The bottom six

class=img_thumbleft>This prediction business is already making me look like an ass. After the

first day of matches

, Colorado, Chivas and Chicago are sitting atop the table. Nonetheless I shall persevere.

8. Colorado Rapids: Fernando Clavijo's side has earned a reputation for playing dull, cynical soccer, with Kyle Beckerman and Pablo Mastroeni brutalizing the opposition in midfield. Don't expect much to change. A retooled back line still looks suspect, and Bouna Coundoul (or tubby Zach Thornton) looks to be a serious downgrade in goal. Rugged Panamanian import Roberto Brown (pictured above) should tally his share of goals, especially with Terry Cooke sending in marvelous crosses.

9. Chicago Fire: Their marquee off-season signing was Cuahtemoc Blanco, the angry, hunchbacked Mexican striker, who's on the downside of his career. The Fire shipped out useful forwards Andy Herron and Nate Jaqua, along with St. Paul native Tony Sanneh (who can't seem to find a club, despite making a grand comeback in central defense last year). Justin Mapp, who's already rumored to be headed to England, will have to be a consistent menace if Chicago's going to have any success. It will be the last season for one of MLS's all time greats, defensive mid Chris Armas.

10. Chivas USA: Much will hinge on Amado Guevara. The temperamental Honduran playmaker is scintillating when he decides it's worth his while. But even if first-year coach Preki can convince Guevara to put forth some effort it won't be enough to keep the Goats off the bottom half of the table. The defenders are mostly old (38-year-old Claudio Suarez) or inept (Lawson Vaughn). Cuban speedster Maykel Galindo will add some excitement up top.

11. Columbus Crew: It might be hard to believe, but this squad was much worse last year than their 8-15-9 record would indicate. Coach Sigi Schmid deserved consideration for coach of the year for turning an already suspect roster that was decimated by injuries into a semi-respectable outfit. Jacob Thomas was a revelation up top, terrorizing defenders with his wild-man routine. Eddie Gaven seems to have matured sufficiently to do a respectable job as the central playmaker. Danny O'Rourke will take over the league lead for fouls from traditional title holder Simo Valakari (where is that guy?).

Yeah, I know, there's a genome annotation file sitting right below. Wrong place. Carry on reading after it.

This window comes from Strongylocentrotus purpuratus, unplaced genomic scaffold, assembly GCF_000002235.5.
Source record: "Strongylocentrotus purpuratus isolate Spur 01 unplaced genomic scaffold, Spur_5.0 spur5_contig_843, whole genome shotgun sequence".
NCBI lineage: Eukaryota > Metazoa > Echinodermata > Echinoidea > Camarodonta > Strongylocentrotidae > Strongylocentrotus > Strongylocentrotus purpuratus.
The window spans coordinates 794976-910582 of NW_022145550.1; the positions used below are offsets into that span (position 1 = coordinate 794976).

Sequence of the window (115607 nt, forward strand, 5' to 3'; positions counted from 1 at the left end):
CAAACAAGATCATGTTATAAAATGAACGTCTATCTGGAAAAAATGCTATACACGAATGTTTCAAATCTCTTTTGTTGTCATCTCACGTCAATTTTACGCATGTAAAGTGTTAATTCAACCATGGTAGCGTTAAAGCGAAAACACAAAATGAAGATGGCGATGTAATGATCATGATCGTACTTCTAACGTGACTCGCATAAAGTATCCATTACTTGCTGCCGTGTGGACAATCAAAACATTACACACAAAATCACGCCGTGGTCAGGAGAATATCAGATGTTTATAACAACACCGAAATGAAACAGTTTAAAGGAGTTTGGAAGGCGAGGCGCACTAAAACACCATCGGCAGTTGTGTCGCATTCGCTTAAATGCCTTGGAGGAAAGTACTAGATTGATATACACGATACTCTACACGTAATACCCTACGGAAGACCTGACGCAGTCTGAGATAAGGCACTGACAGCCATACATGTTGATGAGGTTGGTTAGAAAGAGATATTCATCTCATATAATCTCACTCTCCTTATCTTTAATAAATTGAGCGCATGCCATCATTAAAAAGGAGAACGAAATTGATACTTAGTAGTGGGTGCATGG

12. FC Dallas: Can anyone explain what the hell first-year Dallas coach Steve Morrow is up to? He shipped out the aforementioned pitbull Valakari, along with veterans Greg Vanney, Ronnie O'Brien, and Richard Mulrooney, and replaced them with ... nobody. Well I guess Adrian Serioux counts, but he's out for quite awhile with a bum knee. The defense looks atrocious, with unproven (that's putting it kindly) kids Clarence Goodson, Drew Moor, and Alex Yi expected to hold down regular spots. Carlos Ruiz and Kenny Cooper will need to combine for at least two dozen goals if they're going to have any chance.

13. Toronto FC: I have a bet with Bruce that Mo Johnston's squad will have a better campaign than the disastrous debuts of Chivas and Salt Lake two years ago. But after watching Toronto get thoroughly outplayed by Chivas last night I'm starting to regret the wager. The two Brit midfielders, Andy Welsh and Carl Robinson, will have to prove themselves much more skilled than they've initially shown. The only competent defender looks to be Jim Brennan. Goalkeeper Greg Sutton will lead the league in saves. Unfortunately the veteran Canadian will also lead the league in goals allowed.

On tap tonight: L.A. v. Houston, 6 p.m. (CST) on Telefutura.

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